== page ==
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Here's your original code:

#!/usr/bin/perl use strict; use warnings; my $name; my $upto; my @response = ("That's interesting.","Eh, boring...","Ugh.","Cool! K +eep up the good work!"); sub april { print "Hi, my name is April! What's yours? "; chomp($name = <STDIN>); print "Hi ", $name, ", nice to meet you! What are you up to? "; for (;;) { chomp($upto = <STDIN>); $upto eq "nothing" and last; print $response[rand @response], "\n"; print "Anything else? "; } print "Goodbye, $name!\n"; } april();

And here's how I rewrote it:

#!/usr/bin/perl use strict; use warnings; my @response = ( "That's interesting.", "Eh, boring...", "Ugh.", "Cool! Keep up the good work!" ); chat('April', @response); sub chat { my ($my_name, @responses) = @_; print "Hi, my name is $my_name! What's yours? "; chomp(my $name = <STDIN>); print "Hi $name, nice to meet you! What are you up to? "; my $response = ''; until ($response eq 'nothing') { chomp($response = <STDIN>); print $responses[rand @responses], "\n"; print "Anything else? "; } print "Goodbye, $name!\n"; }

matra555: That was a fun little snippet you posted. In response to your query, I went ahead and made a few quick changes to reflect something closer to how I would write this.

  • Fixed indenting. I don't know if you just lost your indenting when you put that on your scratchpad or if you didn't indent, but it's very important. It's extremely difficult to see the scope of code without this.
  • Both $name and $upto are declared inside of the subroutine (and $upto is renamed to a more appropriate sounding variable name). Whenever possible, you want your variables to have the smallest possible scope. This makes it less likely that you will accidentally reuse the variable at some other time and have to figure out why the value has changed.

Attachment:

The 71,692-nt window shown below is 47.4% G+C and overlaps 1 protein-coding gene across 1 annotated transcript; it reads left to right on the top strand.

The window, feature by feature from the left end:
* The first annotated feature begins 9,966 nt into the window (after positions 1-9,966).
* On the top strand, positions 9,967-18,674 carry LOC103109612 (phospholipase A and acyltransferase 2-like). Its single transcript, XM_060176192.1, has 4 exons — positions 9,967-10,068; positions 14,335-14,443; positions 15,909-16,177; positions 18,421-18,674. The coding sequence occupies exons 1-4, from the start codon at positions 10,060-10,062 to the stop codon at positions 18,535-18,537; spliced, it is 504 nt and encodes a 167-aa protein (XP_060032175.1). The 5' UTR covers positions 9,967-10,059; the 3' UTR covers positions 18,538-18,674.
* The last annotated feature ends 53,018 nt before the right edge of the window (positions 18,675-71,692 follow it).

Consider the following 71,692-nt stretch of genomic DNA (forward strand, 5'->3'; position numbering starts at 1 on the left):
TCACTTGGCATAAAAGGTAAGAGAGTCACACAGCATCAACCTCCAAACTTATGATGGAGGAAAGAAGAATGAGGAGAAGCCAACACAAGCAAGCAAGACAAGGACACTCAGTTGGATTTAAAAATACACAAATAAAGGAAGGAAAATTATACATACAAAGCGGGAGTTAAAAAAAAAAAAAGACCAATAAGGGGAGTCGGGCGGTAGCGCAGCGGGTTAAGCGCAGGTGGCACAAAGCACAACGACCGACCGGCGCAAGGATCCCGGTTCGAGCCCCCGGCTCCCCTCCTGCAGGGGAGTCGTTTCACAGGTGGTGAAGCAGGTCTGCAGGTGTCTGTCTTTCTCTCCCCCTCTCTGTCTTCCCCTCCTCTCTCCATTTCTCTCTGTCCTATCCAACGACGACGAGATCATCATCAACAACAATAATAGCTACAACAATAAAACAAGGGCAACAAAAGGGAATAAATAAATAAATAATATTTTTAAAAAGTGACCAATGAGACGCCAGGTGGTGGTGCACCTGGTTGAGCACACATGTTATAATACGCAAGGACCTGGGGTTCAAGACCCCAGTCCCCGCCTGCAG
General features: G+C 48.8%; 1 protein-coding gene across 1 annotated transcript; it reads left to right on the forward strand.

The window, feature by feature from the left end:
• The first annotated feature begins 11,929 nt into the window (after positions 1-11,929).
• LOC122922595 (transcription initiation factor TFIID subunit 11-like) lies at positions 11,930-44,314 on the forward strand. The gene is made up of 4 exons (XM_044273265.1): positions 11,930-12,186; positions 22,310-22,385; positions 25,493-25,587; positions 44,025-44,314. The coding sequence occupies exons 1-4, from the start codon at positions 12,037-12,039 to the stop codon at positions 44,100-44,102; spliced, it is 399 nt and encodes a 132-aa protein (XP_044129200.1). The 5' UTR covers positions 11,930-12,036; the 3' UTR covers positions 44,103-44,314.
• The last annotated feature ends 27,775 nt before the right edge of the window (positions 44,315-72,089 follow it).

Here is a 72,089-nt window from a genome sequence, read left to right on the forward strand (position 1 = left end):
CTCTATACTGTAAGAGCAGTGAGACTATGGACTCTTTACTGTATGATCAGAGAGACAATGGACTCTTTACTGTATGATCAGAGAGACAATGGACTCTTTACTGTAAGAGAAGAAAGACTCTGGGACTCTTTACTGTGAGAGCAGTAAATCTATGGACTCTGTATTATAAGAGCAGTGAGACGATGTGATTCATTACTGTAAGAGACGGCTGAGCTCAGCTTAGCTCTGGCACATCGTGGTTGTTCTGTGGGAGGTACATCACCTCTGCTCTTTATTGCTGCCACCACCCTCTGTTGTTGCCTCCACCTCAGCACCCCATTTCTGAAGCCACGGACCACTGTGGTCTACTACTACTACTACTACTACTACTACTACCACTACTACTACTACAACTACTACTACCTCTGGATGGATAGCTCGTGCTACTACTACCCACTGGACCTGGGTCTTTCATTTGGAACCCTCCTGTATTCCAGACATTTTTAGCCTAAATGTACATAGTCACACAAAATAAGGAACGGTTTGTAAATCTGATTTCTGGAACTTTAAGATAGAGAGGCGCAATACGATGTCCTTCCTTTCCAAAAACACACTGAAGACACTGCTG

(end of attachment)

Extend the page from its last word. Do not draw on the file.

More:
• @reponse is now an argument to the subroutine. Now the &april subroutine does not depend on any variables declared outside of itself. Some people call these "pure" subroutines or functions. By doing this, you can now more easily reuse the subroutine. This brings me to my final point:
  • While this is probably far more information than you wanted (or expected :), I went ahead and changed the name of the subroutine to &chat and made the first argument the name of whomever was chatting. Now, you can pass in a different name and a different set of responses and reuse this code all day long. Plus, that makes the subroutine call read like what it's doing: chat($person,@responses);.

I was glad to see you using strict and warnings. Failure to use those are two of the biggest mistakes new Perl programmers make. Your overall code was reasonable and easy to read and you generally had well chosen names. This is good and bodes well for your future in Perl :)

Cheers,
Ovid


OK, I know this place is about Perl, but I suspect a few people here are familiar with Scheme. Can anyone tell me why I get the following problem with mit-scheme?

    1 ]=> (load "test.scm")

    ;Loading "test.scm" -- done
    ;Value: sqrt

    1 ]=> (sqrt 4)


    ;Aborting!: maximum recursion depth exceeded

And test.scm looks like this:

(define (new-if predicate then-clause else-clause) (cond (predicate then-clause) (else else-clause))) (define (sqrt x) (define (sqrt-iter guess x) (new-if (good-enough? guess x) guess (sqrt-iter (improve guess x) x))) (define (improve guess x) (average guess (/ x guess))) (define (average x y) (/ (+ x y) 2)) (define (good-enough? guess x) (< (abs (- (square guess) x)) 0.001)) (sqrt-iter 1.0 x))

That works find if the sqrt definition has new-if changed to if. If you're curious, I got the problem from Section 1.1.7 of the Wizard book.

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